IBM sees cloud services as one of its best chances for growth, as sales of its more traditional products, including mainframes and Unix servers, continue to decline.

Two years ago it bought SoftLayer to help it compete with Amazon Web Services, and last year it bought Cloudant, which provides a database as a service, and Light House Security, another cloud provider. This year, it looks like more cloud deals will be in the works.

Meanwhile, CEO Ginni Rometty has been selling off businesses that produce little or no profit. In October, she announced a plan to sell IBM’s chip manufacturing business for US$1.3 billion to Global Foundries, and before that she sold its x86 server business to Lenovo.

So IBM’s revenue is shrinking in part by design, but it needs to expand its other, more profitable businesses to compensate for the losses. And that isn’t yet happening at a fast enough rate.

 

 

Technology Has Had Negative Impact On Privacy, Survey Reveals

January 21, 2015 by mphillips  
Filed under Around The Net

Internet users in the U.S., France Germany and other nations are increasingly concerned about the impact technology has on privacy, and feel legal protections are insufficient.

In 11 of the 12 countries surveyed as part of a report published by Microsoft, respondents said that technology’s effect on privacy was mostly negative. Most concerned were people in Japan and France, where 68 percent of the respondents thought technology has had a mostly negative impact on privacy.

A majority want better legal protections and say the rights of Internet users should be governed by local laws irrespective of where companies are based.

Internet users in India, Indonesia and Russia were the least concerned, according to the survey. In general, those in developing countries were less bothered.

Surveys like this one should always be looked at with a healthy dose of skepticism. But there is little doubt that people are wary of how their personal data is used by companies and governments, according to John Phelan, communications officer at European consumer organization BEUC.

That people shouldn’t take privacy for granted has been highlighted on several occasions in just the last week.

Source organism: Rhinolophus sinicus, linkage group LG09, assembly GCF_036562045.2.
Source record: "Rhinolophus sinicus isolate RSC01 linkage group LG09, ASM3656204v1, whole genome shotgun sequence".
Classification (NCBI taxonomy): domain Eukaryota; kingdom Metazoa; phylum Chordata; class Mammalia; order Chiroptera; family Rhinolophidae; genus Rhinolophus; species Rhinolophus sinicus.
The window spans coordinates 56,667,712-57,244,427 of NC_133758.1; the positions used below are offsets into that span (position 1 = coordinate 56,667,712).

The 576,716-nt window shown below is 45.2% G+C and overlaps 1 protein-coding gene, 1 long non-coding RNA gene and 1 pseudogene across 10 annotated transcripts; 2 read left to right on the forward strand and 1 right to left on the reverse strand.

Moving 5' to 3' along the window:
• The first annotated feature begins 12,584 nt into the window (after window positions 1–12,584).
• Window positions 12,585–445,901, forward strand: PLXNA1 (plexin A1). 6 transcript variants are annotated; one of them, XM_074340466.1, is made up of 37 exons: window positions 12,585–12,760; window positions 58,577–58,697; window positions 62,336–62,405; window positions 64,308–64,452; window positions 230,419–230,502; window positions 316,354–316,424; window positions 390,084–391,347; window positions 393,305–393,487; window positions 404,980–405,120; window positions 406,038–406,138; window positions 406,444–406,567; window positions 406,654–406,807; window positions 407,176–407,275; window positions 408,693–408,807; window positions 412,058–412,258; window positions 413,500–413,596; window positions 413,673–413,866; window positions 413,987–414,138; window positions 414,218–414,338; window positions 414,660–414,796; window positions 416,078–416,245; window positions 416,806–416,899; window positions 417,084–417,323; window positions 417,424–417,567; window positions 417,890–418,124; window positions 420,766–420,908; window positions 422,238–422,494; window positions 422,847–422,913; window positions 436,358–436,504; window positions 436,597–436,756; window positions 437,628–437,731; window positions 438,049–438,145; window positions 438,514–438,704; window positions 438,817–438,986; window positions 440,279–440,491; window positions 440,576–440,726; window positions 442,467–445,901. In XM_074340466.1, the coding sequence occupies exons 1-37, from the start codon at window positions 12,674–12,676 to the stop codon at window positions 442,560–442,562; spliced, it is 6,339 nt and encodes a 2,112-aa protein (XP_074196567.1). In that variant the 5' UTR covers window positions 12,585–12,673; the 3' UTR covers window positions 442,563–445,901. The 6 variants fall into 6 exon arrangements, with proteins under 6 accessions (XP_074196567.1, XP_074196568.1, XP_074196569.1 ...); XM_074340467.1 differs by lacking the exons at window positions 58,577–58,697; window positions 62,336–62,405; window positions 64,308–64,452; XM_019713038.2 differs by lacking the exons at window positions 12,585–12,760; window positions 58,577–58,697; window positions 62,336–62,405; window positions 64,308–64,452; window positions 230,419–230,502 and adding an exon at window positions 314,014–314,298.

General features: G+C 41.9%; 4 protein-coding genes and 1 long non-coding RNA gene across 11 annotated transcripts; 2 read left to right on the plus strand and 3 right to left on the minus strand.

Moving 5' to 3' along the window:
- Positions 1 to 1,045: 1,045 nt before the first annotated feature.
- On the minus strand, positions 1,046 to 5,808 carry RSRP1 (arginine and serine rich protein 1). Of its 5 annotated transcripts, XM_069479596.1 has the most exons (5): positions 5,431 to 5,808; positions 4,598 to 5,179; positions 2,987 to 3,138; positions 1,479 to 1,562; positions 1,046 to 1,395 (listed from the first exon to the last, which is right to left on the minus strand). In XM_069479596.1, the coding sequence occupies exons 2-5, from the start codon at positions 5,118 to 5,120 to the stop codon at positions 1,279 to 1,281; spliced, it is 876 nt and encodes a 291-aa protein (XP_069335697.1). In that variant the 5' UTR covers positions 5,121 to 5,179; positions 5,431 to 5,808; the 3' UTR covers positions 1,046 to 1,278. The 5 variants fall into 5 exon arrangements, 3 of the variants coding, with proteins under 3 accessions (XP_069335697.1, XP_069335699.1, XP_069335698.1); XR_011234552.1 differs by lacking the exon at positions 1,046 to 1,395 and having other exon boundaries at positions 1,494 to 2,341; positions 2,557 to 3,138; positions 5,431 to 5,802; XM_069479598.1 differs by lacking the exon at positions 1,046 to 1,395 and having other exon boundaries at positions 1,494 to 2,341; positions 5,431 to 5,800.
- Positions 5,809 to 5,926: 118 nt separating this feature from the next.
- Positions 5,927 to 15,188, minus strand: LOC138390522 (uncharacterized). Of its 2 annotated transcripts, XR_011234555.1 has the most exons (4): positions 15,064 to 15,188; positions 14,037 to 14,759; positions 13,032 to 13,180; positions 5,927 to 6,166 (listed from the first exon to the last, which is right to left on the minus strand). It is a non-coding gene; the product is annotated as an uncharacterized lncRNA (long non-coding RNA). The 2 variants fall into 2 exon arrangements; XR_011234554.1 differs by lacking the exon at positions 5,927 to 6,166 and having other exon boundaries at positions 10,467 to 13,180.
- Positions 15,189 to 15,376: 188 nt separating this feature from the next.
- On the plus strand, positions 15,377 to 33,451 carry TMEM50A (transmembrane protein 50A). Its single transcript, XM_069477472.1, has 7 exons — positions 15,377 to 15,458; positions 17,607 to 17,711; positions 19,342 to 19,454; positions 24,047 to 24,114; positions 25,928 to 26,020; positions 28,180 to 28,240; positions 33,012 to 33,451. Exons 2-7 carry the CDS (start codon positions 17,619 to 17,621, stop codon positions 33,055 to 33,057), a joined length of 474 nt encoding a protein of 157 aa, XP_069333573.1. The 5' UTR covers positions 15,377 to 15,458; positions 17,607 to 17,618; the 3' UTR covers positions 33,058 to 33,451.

Shortly after the horrific Paris shootings, British Prime Minister David Cameron was criticized for saying that authorities should have the means to read all encrypted traffic.

Also, U.S. mobile operator Verizon Wireless found itself in hot water over the way one of its advertising partners used the Unique Identifier Headers Verizon embeds in its customers’ Internet traffic to recreate tracking cookies that had been deleted by users. Online advertising company Turn defended its practises, but still said on Friday it would stop using the method by next month.

Worries about privacy aren’t likely to subside anytime soon, with more devices becoming connected as part of the expected Internet of Things boom.

The “Views from Around the Globe: 2nd Annual Poll on How Personal Technology is Changing our Lives” survey queried 12,002 Internet users in the U.S., China, India, Brazil, Indonesia, South Africa, South Korea, Russia, Germany, Turkey, Japan and France.

 

 

 

Canonical To Jump Deeper Into The IoT With Ubuntu

January 21, 2015 by Michael  
Filed under Computing

Canonical has announced a new version of the Ubuntu operating system designed to bring a united front to the Internet of Things (IoT), after a preview alpha was trialed late last year.

The super-stripped down, lightweight Snappy Ubuntu Core is designed to allow developers to create IoT applications quickly and easily and release them securely across the network.

This means that many devices with firmware that would have been unpatched after vulnerabilities such as Heartbleed can now be updated quickly, easily and silently.

Apps are at the heart of the infrastructure, with app store functionality able to offer off-the-peg firmware, applications and runtime libraries to help facilitate common standards across the IoT.

“We found that the IoT required a way of installing apps similar to the way you do on your phone,” Maarten Ectors, Ubuntu VP for the IoT, told The INQUIRER.

“Developers can have app stores for things that don’t have app stores today. That could be your vacuum cleaner, it could be your robot, it could be a drone.”